How to Test a YouTube Video Idea Before You Start Filming

Some video ideas will bring you views, and others will hardly scratch the surface. Here are 4 ways to test your YouTube ideas before you film them.

Do you have a list of video ideas you're dying to shoot? Well, not so fast: You have some work to do before those ideas become popular YouTube videos.

After all, these concepts are somewhat new to you. Should you really let them go untested? It's better to be skeptical of your ideas and put them through a validation process. For example, is your next video timely enough to get thousands of views? Will your subscribers appreciate the topic? Does the idea stand out from similar YouTube videos?

There's only one way to find out for sure. Here's how to test your ideas and see if they're worth pursuing on YouTube.

1. Is Your Video in Demand?

Some videos get more views because they're posted at the right time. Knowing this, it makes sense to ask a few questions before hitting the record button. For example, is the topic in demand right now? Or can it wait until a later date?

This is typically the case with holiday content. You wouldn't expect a turkey and dressing tutorial to go viral on Halloween because its still "spooky season." Viewers are clicking on videos about candy, costumes, and Halloween games. If you post the same video closer to Thanksgiving ⁠— when turkeys are top of mind ⁠— you'll get more views.

But trends come in all variations, not just the holiday kind. That's why checking Google Trends is an excellent way to discover what's hot and what's not. You can view trending topics worldwide or search any term to see how popular it is now versus other time frames.

For example, the Nascar Cup Series is happening this month. Google Trends shows that "Nascar race today" was searched heavily in the last few days.

2. Did You Ask Viewers What They Want to Watch?

The days of guessing what viewers want to watch are long gone. If you have 500 subscribers, you can ask them directly using the YouTube Community tab.

The Community tab is a social network inside of YouTube itself, and you can post images, videos, GIFs, and more. But the best part? You can use polls to collect viewers' opinions of what they would or wouldn't watch.

We do this often on the vidIQ channel. If we don't know which angle to take for a video, we leave the final decision to the viewers!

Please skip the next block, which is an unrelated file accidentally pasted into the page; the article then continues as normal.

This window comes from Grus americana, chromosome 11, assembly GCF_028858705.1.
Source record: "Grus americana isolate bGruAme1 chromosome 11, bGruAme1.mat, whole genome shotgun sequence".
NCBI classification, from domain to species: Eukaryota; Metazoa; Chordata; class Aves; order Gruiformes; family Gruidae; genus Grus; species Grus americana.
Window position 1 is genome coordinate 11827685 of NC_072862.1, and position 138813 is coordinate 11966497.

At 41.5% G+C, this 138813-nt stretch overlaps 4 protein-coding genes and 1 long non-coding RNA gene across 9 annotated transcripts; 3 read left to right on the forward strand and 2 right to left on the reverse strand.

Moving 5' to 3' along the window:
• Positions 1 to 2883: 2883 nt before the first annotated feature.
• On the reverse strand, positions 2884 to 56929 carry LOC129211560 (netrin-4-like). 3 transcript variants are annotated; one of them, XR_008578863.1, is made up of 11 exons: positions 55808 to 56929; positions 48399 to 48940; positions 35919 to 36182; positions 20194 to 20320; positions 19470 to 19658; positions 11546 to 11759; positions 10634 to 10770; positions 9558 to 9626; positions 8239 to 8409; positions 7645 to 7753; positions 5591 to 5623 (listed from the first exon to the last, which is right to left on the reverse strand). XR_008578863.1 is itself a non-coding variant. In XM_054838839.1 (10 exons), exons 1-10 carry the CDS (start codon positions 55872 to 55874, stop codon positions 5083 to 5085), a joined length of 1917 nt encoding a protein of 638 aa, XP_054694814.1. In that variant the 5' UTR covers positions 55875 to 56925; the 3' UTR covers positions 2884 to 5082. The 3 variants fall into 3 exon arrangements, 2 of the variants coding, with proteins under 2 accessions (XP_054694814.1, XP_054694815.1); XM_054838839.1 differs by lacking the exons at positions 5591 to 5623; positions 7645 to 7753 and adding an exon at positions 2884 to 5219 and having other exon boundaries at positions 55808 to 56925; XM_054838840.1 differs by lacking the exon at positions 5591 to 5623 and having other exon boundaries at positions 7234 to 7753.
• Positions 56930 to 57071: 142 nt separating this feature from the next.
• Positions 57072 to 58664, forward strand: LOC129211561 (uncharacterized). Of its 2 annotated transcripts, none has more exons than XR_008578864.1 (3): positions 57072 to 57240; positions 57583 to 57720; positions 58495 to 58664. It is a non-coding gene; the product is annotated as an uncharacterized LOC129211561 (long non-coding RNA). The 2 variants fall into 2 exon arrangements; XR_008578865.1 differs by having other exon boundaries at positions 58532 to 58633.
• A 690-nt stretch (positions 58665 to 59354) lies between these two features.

3. Did You Bring a Fresh Perspective to a Popular Topic?

These days, YouTube is more competitive than ever. Thousands of channels dominate the most popular topics on the internet, from gaming to beauty to music.

But all's not lost. You can penetrate a saturated niche with solid YouTube research.

Once you have a video idea, research the top videos that already exist for the topic. Ask yourself what's good about those videos and what's not so great about them. Overall, you're trying to see what's missing from the conversation and use it to craft a unique video.

Need an example? Watch the first 20 seconds of this video, "NFTs, Explained."

Johnny Harris doesn't begin the video by introducing himself or his channel like most finance creators. Instead, he strings together news articles and broadcasts about non-fungible tokens. Everything is moving quickly, and there's the sound of a ticking clock ⁠— or perhaps a bomb about to explode. It's intriguing, hard to click away from, and most importantly, a unique approach.

4. Did You Personalize the Experience for Viewers?

Don't forget to consider your audience when you're testing video ideas. Each one should connect with them personally and not a broad group of viewers.

In fact, 65% of Gen Z says personally-relevant content is more important than viral videos, according to YouTube's Culture and Trends Report. That's a revelation in the era of viral TikToks and YouTube Shorts.

Even if your audience isn't Gen Z, making personalized content is essential. After you've done everything you can to find YouTube keywords and trending topics, the only thing left is…you. Your personality (and relatability) is the tie-breaker that keeps viewers on your channel instead of someone else's.

Here's how to understand viewers and create a bond with them:

  • Learn what they like, dislike, and dream of in their daily lives.
  • Talk to them on the YouTube Community tab.
  • Respond to video comments.
  • Join the Facebook, Discord, or Reddit communities they love.

Take the insights you learn from this journey and weave it into your content. That will help you make better, more relevant videos for your audience.

And while you're at it, here's a guide for coming up with amazing video ideas.